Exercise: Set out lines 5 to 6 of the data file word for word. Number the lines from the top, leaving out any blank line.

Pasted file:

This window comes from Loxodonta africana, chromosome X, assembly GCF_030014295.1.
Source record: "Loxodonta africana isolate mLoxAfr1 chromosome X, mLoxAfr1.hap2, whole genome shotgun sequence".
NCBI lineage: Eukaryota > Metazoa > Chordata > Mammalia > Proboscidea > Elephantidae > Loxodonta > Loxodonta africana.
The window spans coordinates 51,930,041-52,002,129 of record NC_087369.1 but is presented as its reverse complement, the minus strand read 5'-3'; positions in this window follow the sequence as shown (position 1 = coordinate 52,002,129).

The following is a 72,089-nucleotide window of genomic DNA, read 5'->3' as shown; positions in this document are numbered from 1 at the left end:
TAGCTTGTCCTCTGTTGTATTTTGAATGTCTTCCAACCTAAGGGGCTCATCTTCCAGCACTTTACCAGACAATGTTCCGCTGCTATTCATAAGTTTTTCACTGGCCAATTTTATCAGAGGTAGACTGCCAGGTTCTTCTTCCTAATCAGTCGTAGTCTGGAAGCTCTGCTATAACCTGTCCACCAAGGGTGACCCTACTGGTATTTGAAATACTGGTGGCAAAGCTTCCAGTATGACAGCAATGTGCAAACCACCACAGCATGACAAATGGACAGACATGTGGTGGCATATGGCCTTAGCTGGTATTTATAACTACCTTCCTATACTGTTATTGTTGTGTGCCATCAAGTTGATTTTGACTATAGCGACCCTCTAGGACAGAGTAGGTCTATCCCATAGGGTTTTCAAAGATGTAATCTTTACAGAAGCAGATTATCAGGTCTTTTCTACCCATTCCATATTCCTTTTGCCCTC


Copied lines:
The following is a 72,089-nucleotide window of genomic DNA, read 5'->3' as shown; positions in this document are numbered from 1 at the left end:
TAGCTTGTCCTCTGTTGTATTTTGAATGTCTTCCAACCTAAGGGGCTCATCTTCCAGCACTTTACCAGACAATGTTCCGCTGCTATTCATAAGTTTTTCACTGGCCAATTTTATCAGAGGTAGACTGCCAGGTTCTTCTTCCTAATCAGTCGTAGTCTGGAAGCTCTGCTATAACCTGTCCACCAAGGGTGACCCTACTGGTATTTGAAATACTGGTGGCAAAGCTTCCAGTATGACAGCAATGTGCAAACCACCACAGCATGACAAATGGACAGACATGTGGTGGCATATGGCCTTAGCTGGTATTTATAACTACCTTCCTATACTGTTATTGTTGTGTGCCATCAAGTTGATTTTGACTATAGCGACCCTCTAGGACAGAGTAGGTCTATCCCATAGGGTTTTCAAAGATGTAATCTTTACAGAAGCAGATTATCAGGTCTTTTCTACCCATTCCATATTCCTTTTGCCCTC